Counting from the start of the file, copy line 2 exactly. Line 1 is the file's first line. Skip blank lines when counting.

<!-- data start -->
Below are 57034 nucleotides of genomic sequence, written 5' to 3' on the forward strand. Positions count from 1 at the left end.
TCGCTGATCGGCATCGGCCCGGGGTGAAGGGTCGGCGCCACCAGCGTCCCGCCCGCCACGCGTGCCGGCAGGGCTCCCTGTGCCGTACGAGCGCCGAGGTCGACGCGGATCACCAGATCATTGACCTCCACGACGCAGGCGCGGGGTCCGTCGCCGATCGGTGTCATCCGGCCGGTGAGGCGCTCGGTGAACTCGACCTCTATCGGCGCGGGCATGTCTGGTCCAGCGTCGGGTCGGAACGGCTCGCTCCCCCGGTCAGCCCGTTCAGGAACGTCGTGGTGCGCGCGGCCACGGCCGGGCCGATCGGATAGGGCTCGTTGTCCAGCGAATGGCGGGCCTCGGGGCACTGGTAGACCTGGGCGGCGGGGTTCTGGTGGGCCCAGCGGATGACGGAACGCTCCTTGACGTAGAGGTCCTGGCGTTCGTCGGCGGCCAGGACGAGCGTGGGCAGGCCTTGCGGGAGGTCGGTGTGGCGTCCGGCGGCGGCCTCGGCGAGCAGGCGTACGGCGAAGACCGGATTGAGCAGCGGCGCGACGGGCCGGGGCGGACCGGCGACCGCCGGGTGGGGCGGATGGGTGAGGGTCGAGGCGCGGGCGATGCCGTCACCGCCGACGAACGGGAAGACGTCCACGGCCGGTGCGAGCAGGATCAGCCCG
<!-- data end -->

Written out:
TCGCTGATCGGCATCGGCCCGGGGTGAAGGGTCGGCGCCACCAGCGTCCCGCCCGCCACGCGTGCCGGCAGGGCTCCCTGTGCCGTACGAGCGCCGAGGTCGACGCGGATCACCAGATCATTGACCTCCACGACGCAGGCGCGGGGTCCGTCGCCGATCGGTGTCATCCGGCCGGTGAGGCGCTCGGTGAACTCGACCTCTATCGGCGCGGGCATGTCTGGTCCAGCGTCGGGTCGGAACGGCTCGCTCCCCCGGTCAGCCCGTTCAGGAACGTCGTGGTGCGCGCGGCCACGGCCGGGCCGATCGGATAGGGCTCGTTGTCCAGCGAATGGCGGGCCTCGGGGCACTGGTAGACCTGGGCGGCGGGGTTCTGGTGGGCCCAGCGGATGACGGAACGCTCCTTGACGTAGAGGTCCTGGCGTTCGTCGGCGGCCAGGACGAGCGTGGGCAGGCCTTGCGGGAGGTCGGTGTGGCGTCCGGCGGCGGCCTCGGCGAGCAGGCGTACGGCGAAGACCGGATTGAGCAGCGGCGCGACGGGCCGGGGCGGACCGGCGACCGCCGGGTGGGGCGGATGGGTGAGGGTCGAGGCGCGGGCGATGCCGTCACCGCCGACGAACGGGAAGACGTCCACGGCCGGTGCGAGCAGGATCAGCCCG